“Now, he should be party leader!” They gush. “After all, he’s from a lovely family. And he wears a suit so well.” All this is true. On top of that, he’s a tall, handsome young man, comes from a family with money, and is by all accounts a kind and decent man with impeccable manners. Woman find him attractive, particularly women of a certain vintage, thrusting their heavily perfumed cleavage at him as he works a room. He’s the sort of guy a nice middle class mother would give herself a hernia pulling her daughter across a hotel reception room by the arm to introduce to him. He will actually get better looking as he gets older, and looks like a cabinet minister.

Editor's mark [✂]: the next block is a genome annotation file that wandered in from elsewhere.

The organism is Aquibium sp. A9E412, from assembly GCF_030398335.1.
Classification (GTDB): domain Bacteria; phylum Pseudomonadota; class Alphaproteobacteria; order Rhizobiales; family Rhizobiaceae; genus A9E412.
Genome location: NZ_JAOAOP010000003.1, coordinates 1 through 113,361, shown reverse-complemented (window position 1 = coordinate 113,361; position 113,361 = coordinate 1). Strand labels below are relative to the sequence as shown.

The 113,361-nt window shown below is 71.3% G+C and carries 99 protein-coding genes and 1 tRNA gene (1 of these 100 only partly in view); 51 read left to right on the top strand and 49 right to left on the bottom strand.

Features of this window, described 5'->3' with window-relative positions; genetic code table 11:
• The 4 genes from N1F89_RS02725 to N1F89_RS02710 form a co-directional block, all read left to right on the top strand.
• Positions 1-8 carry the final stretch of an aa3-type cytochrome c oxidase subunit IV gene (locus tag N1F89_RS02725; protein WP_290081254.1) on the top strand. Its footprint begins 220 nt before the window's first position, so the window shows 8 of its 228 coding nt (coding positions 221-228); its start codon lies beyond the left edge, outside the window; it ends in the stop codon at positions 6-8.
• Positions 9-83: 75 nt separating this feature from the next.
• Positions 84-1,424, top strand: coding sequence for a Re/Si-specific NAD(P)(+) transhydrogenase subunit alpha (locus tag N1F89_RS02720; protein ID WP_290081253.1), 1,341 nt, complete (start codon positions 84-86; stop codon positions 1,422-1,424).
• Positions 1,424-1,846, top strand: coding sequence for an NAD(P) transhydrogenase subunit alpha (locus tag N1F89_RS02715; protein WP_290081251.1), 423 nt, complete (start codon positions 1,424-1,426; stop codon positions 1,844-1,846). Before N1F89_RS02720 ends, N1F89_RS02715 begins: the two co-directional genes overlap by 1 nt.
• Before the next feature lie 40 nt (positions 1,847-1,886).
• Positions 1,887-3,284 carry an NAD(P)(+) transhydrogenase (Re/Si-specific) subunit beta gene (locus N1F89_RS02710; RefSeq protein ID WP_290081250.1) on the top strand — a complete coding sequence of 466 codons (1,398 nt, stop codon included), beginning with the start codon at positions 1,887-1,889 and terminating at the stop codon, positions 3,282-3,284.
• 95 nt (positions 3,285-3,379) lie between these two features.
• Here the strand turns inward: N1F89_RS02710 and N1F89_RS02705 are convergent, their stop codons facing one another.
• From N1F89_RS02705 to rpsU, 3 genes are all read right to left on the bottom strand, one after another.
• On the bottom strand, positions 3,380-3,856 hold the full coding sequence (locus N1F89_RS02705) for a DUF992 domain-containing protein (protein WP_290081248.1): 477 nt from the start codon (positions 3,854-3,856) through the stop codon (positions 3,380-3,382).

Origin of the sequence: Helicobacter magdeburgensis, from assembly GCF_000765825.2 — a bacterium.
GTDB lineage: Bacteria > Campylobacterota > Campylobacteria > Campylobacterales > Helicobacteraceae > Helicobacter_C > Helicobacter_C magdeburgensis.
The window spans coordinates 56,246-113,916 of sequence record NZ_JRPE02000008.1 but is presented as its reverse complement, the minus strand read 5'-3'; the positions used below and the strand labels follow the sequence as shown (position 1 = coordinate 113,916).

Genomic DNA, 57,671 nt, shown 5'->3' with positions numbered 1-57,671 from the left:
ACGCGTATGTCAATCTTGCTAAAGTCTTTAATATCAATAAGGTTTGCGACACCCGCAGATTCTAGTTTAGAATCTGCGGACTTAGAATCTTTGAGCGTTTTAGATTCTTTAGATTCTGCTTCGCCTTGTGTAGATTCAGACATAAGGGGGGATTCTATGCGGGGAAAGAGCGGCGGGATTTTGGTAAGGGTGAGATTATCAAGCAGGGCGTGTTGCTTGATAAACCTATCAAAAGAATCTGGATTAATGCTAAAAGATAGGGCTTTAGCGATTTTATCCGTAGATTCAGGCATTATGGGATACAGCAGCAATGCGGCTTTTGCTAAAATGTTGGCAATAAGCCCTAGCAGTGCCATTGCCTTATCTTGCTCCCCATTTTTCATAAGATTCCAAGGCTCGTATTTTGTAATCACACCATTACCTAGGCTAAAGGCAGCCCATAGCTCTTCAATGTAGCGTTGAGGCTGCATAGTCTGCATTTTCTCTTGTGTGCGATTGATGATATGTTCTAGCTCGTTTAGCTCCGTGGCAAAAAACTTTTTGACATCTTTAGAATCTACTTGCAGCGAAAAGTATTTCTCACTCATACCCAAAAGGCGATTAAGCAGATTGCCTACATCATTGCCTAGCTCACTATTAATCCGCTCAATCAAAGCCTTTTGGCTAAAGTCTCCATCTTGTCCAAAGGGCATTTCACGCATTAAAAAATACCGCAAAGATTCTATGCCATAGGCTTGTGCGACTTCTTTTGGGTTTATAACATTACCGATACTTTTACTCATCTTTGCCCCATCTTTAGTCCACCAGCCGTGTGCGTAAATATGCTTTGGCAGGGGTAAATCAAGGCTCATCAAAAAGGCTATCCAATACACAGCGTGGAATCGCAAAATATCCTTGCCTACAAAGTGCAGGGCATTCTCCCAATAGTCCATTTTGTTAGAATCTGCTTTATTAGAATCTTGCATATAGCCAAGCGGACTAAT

The problem is that he is actually a nicely finished plank. He struggles to utter even the most bland of statements, and would almost certainly end up the tool of those around him. He has never expressed an original political idea in his life, and maybe it is that which keeps him so popular, allowing people to project on to his attractive blandness that which they want to see themselves. It’s an attractive quality in a mannequin, but in a Taoiseach? When people speak of a candidate being “presidential timber”, the problem is that in his case, he literally is. Solid Irish oak. But it polishes up so well!